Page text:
Have you come across a deal on a car that you did not want to miss on but the private seller did not have a title? Buying a car without a title can cause a lot of anxiety if you do not know what to look for and verify. We will offer you some pro-tips to avoid being a victim. Additionally, the California Department of Motor Vehicles (DMV) has solutions for most problems that customers encounter, including buying a car without a title.
But let’s first make sure we are on the same page to assess your situation. I won’t have you read this entire page until we first identify what your exact scenario for your particular vehicle is.
Note: This is not for any other State Department of Motor Vehicles other than the California DMV. Every state has its own rules, regulations, requirements, and procedures. However, most states have a similar process. Please contact your local department for more information to see what your states require.
If the individual or company that is selling you the vehicle is also the title holder then you are in luck and the process to fix this is much easier. This could be a simple case of a lost title and all they have to do is apply for a replacement title or follow one of the solutions listed below:
Give you a bill of sale signing off on the car
If the vehicle is 10 years or newer the bill of sale must also disclose the odometer reading on a REG 262 form (you can pick these up at your local DMV or at our office – this form is not printable online).
Apply for a duplicate title & wait for the replacement title to come in the mail.
You do not need to read any further! However, if this is NOT the case, please continue reading.
Note: Read here on how to apply for a missing title.
Before you buy, you must identify. The first step in the process is to properly identify your vehicle. It is imperative that PRIOR to purchasing the vehicle you do a pre purchase inspection of the VIN numbers. Do not use the license plates as a way to identify the vehicle because license plates can be switched from one vehicle to another..
Make sure that it is legible,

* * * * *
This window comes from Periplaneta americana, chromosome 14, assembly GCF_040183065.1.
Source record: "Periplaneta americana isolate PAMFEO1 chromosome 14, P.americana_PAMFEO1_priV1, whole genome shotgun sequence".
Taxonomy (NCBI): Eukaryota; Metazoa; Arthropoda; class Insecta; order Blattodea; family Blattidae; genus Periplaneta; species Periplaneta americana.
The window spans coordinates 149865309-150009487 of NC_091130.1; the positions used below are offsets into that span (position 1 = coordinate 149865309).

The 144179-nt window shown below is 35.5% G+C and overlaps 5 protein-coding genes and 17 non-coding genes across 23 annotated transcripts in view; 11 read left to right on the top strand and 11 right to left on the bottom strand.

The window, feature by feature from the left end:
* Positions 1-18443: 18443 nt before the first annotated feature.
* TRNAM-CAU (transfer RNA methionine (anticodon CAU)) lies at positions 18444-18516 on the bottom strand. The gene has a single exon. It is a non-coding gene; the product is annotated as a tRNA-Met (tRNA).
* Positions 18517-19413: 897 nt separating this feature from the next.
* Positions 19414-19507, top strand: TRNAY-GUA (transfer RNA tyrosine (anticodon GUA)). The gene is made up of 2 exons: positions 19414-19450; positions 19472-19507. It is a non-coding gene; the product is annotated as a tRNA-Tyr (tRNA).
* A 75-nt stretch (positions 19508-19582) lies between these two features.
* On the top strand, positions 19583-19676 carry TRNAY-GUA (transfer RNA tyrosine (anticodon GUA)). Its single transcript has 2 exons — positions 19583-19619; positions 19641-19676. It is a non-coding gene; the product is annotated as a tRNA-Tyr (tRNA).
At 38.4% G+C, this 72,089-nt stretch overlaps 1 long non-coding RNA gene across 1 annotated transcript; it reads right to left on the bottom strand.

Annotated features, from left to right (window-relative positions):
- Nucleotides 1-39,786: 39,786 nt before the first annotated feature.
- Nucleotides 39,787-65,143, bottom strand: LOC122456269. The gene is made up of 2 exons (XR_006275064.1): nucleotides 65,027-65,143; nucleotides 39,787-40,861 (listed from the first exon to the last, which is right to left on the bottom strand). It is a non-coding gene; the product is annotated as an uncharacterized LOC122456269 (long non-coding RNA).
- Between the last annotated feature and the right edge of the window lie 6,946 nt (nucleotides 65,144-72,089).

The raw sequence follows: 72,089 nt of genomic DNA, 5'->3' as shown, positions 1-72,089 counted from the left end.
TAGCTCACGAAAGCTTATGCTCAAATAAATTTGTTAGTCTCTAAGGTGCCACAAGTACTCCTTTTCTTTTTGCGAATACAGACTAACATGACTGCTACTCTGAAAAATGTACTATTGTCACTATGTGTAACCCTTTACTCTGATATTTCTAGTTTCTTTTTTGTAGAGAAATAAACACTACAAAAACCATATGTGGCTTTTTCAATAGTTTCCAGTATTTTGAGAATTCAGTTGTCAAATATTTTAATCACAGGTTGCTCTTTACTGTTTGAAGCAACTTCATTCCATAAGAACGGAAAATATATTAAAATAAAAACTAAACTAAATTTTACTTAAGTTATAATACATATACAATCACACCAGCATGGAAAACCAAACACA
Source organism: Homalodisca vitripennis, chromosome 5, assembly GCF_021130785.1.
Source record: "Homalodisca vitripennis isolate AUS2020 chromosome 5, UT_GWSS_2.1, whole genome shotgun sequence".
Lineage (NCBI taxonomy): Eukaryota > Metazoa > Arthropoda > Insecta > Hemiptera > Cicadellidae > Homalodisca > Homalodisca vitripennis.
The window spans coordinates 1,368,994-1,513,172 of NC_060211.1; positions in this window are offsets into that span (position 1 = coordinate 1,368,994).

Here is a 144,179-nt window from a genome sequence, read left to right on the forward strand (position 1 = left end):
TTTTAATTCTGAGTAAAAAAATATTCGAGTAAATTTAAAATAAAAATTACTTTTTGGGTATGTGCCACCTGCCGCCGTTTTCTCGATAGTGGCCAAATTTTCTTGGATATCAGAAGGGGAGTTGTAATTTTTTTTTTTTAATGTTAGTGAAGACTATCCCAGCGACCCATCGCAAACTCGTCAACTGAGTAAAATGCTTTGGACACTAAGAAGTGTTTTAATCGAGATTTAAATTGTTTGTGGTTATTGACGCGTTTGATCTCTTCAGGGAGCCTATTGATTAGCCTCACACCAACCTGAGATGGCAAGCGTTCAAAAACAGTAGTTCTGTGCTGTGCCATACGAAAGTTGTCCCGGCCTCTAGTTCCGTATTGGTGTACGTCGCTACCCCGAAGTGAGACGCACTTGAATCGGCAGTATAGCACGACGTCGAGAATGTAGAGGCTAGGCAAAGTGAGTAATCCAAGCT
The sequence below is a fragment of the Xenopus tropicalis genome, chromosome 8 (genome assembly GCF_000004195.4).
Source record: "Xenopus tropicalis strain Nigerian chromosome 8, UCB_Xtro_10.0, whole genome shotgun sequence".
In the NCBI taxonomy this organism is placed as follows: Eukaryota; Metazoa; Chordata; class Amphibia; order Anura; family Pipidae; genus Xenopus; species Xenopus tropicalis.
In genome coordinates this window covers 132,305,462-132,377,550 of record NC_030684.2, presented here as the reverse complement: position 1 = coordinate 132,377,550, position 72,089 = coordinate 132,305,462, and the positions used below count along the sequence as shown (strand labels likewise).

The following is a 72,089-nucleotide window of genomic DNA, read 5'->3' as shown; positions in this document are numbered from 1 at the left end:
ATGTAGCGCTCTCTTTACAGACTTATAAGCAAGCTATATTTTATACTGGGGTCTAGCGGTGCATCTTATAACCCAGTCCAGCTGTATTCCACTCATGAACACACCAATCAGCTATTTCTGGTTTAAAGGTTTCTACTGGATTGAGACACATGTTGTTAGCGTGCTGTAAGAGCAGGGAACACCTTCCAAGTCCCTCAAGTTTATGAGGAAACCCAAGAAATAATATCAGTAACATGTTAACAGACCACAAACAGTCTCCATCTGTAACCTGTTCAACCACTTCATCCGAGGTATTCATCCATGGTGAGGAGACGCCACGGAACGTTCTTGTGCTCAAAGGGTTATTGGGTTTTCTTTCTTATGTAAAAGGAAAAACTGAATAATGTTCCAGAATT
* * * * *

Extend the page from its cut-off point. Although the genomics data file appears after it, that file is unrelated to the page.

make sure that there is no indication that it was tampered with,
Make sure that there is a public VIN. A public VIN is seen easily from outside the vehicle, such as a window VIN or a VIN on the door.
Make sure that the VIN actually decodes the vehicle that you want to buy.
DO NOT BUY A CAR WITHOUT A VIN. Purchasing a vehicle with a bad VIN number or no VIN number on it is a VERY bad idea. It will greatly increase the time to obtain a title from days to several weeks, months or in some cases get no title at all. Additionally, you will have 2 problems instead of just one. Any of the issues that have been mentioned here are major red flags. There is no deal good enough to run that risk.
It is always a good practice to determine if the vehicle was stolen. You can click here to use the NICB’s “VINcheck” to see if the vehicle you are purchasing is stolen, was stolen, or has been reported in some kind of auto insurance agency fraud. Additionally, calling the local police department to run it up against their database is a good practice. Especially when you’re buying a classic car, it is imperative to double-check as much as you can because there may be a history from years ago that may come back to haunt you. It isn’t unheard of that a vehicle that was stolen decades ago is returned to its rightful owner.
When we initiate services for a customer the first thing we do is run a vehicle history report – both a local report for the California DMV & a national report called an NMVTIS (National Motor Vehicle Title Information System) report. The vehicle history report will largely tell us which direction we will go into to fix the problem. These reports will tell us the following: